When we think of people throughout history who have influenced human events the numbers narrow. When we place a moral judgement that that person had an overall GOOD influence, the list reduces even more. It was with humble pleasure that we got to visit two sites affiliated with Mohandas Ghandi while in Delhi.
Ghandi was born in 1869 to educated parents (his father was a government minister, his mother influenced him with her Hindu religious practices that included self-discipline and non-violence). At that time India had been part of the British Empire for over 100 years. Ghandi went to London to study law. He took a position in South Africa and bore the brunt of considerable discrimination both in the courts as well as general life. It was during this time he began to develop his practice of satyagraha (“truth and firmness”), or passive resistance, as a way of non-cooperation with authorities.
Ghandi returned to India in 1914 and supported Great Britain during World War I but soon after he began to build the movement for independence. As part of the political independence he strongly advocated, he realized that economic independence was necessary and helped develop an inexpensive spinning machine that helped cottage industry turn cotton into thread, the first step to weaving fabric and making clothes.
At a Delhi model of the Calcutta ashram we saw the simple way Ghandi lived and worked. The docent there also showed us how the spinning machine works and Lisa discovered it was not an immediately achievable skill.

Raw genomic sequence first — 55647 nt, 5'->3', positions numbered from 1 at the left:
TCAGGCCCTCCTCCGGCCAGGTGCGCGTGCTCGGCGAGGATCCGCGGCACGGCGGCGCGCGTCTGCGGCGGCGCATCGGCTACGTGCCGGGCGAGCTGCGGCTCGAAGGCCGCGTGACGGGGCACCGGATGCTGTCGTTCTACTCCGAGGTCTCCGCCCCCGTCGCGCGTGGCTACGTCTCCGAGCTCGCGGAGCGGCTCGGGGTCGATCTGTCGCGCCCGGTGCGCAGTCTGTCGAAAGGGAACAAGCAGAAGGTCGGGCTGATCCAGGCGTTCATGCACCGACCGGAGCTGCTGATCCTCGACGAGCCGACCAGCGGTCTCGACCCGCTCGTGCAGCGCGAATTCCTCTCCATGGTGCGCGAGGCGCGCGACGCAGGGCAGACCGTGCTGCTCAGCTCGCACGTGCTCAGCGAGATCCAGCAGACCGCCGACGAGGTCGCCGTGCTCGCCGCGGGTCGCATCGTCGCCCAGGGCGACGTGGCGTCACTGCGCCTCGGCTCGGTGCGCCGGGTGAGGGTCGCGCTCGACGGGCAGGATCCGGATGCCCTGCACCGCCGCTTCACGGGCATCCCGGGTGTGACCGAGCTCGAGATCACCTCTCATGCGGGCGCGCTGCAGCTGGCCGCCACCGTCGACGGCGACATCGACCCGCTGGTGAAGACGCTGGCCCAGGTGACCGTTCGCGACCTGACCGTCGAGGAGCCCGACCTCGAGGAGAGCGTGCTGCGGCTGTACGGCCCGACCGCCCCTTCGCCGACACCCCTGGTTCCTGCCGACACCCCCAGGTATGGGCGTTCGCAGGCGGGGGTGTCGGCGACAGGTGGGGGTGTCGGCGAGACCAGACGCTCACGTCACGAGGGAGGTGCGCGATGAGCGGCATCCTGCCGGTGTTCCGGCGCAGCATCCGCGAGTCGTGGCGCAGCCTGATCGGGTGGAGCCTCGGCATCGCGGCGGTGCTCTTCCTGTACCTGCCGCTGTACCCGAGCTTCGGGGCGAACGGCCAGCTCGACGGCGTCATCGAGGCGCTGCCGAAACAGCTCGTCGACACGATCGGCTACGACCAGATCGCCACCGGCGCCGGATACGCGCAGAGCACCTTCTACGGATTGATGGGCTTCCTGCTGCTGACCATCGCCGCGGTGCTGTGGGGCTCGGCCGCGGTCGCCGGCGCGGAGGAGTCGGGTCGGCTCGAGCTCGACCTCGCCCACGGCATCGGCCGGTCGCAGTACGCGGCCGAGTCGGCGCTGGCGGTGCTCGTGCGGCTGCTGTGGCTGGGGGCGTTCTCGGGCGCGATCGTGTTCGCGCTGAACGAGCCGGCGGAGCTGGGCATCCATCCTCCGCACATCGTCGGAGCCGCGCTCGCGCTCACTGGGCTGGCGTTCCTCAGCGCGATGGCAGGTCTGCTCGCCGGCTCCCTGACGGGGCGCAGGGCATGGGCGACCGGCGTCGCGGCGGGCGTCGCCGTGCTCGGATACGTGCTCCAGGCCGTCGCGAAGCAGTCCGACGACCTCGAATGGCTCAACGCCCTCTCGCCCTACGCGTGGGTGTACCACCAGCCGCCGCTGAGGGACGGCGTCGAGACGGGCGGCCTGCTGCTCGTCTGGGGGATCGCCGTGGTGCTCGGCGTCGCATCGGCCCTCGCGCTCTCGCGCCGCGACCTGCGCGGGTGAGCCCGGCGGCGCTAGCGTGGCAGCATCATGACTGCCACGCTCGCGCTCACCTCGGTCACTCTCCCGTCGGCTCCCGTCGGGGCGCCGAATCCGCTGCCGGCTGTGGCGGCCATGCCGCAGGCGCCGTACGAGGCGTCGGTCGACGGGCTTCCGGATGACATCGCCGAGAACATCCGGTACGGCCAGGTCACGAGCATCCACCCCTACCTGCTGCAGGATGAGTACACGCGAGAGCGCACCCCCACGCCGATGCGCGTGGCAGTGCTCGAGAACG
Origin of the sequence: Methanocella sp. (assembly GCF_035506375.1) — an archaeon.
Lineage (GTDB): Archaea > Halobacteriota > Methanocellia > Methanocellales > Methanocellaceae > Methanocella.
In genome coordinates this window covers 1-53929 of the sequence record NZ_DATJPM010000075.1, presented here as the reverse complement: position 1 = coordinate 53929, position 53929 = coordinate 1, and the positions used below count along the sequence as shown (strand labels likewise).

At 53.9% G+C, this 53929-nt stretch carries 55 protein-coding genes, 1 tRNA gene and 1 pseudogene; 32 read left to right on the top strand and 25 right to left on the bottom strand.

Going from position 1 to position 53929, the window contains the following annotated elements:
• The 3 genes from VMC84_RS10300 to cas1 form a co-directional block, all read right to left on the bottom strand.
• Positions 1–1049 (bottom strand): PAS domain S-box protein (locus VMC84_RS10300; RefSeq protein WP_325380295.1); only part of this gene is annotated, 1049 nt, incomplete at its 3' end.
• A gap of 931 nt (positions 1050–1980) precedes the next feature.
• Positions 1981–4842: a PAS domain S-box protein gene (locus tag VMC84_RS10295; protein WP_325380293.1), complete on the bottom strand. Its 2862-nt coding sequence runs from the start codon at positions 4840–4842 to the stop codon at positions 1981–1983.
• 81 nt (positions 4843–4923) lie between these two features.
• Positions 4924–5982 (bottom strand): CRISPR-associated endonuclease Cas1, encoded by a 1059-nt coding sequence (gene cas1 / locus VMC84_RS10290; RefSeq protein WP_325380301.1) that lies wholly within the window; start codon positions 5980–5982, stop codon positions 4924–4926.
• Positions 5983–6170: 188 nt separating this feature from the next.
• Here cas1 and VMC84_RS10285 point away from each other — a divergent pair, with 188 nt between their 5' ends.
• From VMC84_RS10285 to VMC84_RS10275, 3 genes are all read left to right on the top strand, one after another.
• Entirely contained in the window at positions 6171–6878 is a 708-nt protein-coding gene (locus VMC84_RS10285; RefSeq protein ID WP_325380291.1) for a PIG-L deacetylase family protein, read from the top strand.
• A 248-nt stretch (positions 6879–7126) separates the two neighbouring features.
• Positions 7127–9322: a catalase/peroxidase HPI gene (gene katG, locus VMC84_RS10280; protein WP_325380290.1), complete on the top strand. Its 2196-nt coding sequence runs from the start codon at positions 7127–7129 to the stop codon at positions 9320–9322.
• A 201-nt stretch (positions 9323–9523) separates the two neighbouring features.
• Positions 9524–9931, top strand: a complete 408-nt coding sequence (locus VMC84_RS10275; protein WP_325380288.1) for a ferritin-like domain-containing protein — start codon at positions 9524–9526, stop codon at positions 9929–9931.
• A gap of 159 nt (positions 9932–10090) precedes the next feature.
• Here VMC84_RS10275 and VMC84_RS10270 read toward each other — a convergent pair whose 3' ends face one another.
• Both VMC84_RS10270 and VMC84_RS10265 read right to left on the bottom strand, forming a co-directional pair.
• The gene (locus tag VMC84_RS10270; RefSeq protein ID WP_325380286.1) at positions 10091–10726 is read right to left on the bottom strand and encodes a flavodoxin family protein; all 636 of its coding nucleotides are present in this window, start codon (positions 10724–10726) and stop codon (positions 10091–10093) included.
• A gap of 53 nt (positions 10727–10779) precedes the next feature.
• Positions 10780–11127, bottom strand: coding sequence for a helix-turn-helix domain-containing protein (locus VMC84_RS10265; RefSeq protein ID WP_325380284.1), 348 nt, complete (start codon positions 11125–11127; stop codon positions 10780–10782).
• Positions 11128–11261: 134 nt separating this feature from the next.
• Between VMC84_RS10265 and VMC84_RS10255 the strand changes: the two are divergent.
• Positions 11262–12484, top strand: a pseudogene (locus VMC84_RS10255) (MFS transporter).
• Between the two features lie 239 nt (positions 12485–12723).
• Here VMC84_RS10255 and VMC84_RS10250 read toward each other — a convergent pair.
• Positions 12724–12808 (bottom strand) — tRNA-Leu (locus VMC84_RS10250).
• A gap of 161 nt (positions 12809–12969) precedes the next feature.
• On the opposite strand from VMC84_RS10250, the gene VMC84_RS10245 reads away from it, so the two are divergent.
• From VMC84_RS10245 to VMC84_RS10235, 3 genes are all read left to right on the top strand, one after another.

Through boycotts of British businesses, hunger strikes and other nonviolent methods, Ghandi went on to build the political movement to independence, which occurred in 1947. At that time, Great Britain decided to partition the Indian subcontinent into Muslim (Pakistan) and Hindu (India) areas. Ghandi was against partition, believing that all the people of the land could learn to work together. He was advocating having the various political leaders that practiced the major religions alternate as Prime Minister and had urged that the first Prime Minister should be Muhammed Al Jinnah instead of Jawaharlal Nehru. Ghandi was assassinated by a fellow Hindu in January 1948 who believed strongly in partition, Jinnah became Pakistan’s first Prime Minister and Nehru went on to lead India.
Although Ghandi never held public office, his influence on the modern development of India’s political and social system was profound. Additionally he influenced others. In South Africa, Nelson Mandela followed the principles to break apartheid and here in the United States, Martin Luther King used Ghandi’s nonviolent methods to force the evolution of civil rights of African Americans in the 1950s and 1960s.